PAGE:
In one embodiment of this invention, as shown in FIG. 1, we eliminate the use of transparencies. Using the ventriculogram, the left ventricular contours of the patient's heart in diastole and systole are digitally outlined with a touchscreen, mouse, tablet or other graphical input device and displayed on a monitor of a separate computer or work station in both orthogonal views in 2D space either in the control room or in a designated area of the catheterization suite away from the X-ray fluoroscopy system and outside of the sterile zone. The computer or work station has an internal modem or network connection device which is in communication with the computer of the single plane X-ray fluoroscopy system via an intranet communications link system. The communications link to the network may be of any acceptable type, including telephone lines, fiber optics, cable modem links, wireless data transfer systems among others. What is thus input and displayed on the monitor of the separate computer or work station is output onto the monitor of the single plane X-ray fluorosocopy system and vice versa. For transendocardial injections of biotherapeutic agents into the patient's hearts, information such as the myocardial infarct location, hypokinetic and akinetic regions, and ‘Do not inject’ zones as previously described are important to identify. This information may be displayed on a monitor in the catheterization suite and will help guide the interventional cardiologist during the procedures. This is done after mapping the left ventricle in the two orthogonal views and prior to the start of the transendocardial injection procedures. Based on the specific requirements of the procedure and the therapy, the operator marks these important zones on the remote computer to clearly define the areas where injections should and should not be made on the ventriculograms in both orthogonal views. These demarcations are done by color coding, by the use of solid and dashed lines, and/or by the use of different shapes and patterns. As previously stated, the two orthogonal views are helpful to verify the location and orientation of the percutaneous catheters in the left ventricle and to verify and mark an injection site. A function or key is used to toggle between the annotated LV contour maps in the two orthogonal views on the remote computer and displayed on the monitor of the X-ray fluoroscopy system. Toggling between the two LV contour maps enables the operator to remotely mark up the target injection sites in each view without having to switch between transparencies secured to the monitor of the single plane X-ray fluoroscopy system in the catheterization suite. Marking of the injection sites is done by digitally marking the location of the catheter tip during the transendocardial injection process. If it is isocentered and the table is not moved, a single label should be valid in both views. Marks may be color coded, have varying shapes or sizes and/or have any number of associated fields to record additional information. The site coloring or numbering can be subsequently displayed with adjustable level of transparency or hidden on the display. They may be grouped such that certain properties may be changed for the group instead of individually. A number of parameters associated with the marked sites may further be displayed on the screen in a separate window. In the latter, the operator is able to choose the parameters he or she wants to appear next to the marked injection site if needed by checking or unchecking checkboxes associated with such parameters. Examples of these parameters include the injection site number, the total number of injections, the volume of therapeutic agent injected (ranging from 0.1 ml to 1.0 ml per injection for intramyocardial injections), the dosage of therapeutic agent being delivered (concentration, total number of cells ranging from 1×106 to 200×106, total amount of plasmid/gene or peptide or protein, total number of particles), a time stamp, screen coordinates, the ventricular wall thickness or electrophysiologic activity at that injection site, the segment injected based on a 17-segment bull's-eye map, its distance from the infarct location, its distance from other injection sites.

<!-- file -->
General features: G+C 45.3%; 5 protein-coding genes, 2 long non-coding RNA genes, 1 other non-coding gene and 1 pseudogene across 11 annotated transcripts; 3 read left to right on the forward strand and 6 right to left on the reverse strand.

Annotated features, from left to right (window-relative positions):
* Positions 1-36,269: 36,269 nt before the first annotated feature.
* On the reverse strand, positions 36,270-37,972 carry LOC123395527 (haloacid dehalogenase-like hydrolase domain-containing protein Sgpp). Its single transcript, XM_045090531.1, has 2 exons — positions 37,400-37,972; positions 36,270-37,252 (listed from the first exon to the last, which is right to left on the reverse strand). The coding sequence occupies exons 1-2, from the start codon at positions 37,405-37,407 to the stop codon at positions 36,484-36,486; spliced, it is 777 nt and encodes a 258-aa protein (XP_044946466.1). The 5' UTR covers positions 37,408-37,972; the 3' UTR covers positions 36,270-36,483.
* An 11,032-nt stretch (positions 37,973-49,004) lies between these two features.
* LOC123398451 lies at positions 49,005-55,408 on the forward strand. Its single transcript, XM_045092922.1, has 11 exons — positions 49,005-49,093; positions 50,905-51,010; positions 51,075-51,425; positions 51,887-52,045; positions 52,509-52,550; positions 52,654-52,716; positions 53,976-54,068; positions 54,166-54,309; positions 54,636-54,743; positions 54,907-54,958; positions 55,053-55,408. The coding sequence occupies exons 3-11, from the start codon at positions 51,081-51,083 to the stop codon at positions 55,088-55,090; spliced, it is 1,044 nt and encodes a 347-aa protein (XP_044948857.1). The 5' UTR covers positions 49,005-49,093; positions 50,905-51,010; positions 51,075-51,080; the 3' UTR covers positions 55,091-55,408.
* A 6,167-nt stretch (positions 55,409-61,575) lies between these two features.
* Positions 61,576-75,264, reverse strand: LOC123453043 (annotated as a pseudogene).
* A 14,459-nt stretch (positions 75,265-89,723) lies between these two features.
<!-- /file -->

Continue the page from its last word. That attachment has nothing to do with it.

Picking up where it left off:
• [0024]
    If a bi-plane X-ray fluoroscopy system is available in the catheterization suite, the same capabilities of the software will be available. However, there is no need to toggle from RAO view to LAO view since both views are typically projected onto two separate screens mounted to the bi-plane X-ray system. In this case, the two projected fluoroscopic images are independently input into the computer and subsequently output with the associated annotations as described above to either two independent displays or as two windows on a single display.
  • [0025]
    The software interface will also enable the 2D left ventricle image projections, the marked injection sites and the parameters in either view to be toggled ON and OFF.
  • EXAMPLE 2 Preselected Target Sites
  • [0026]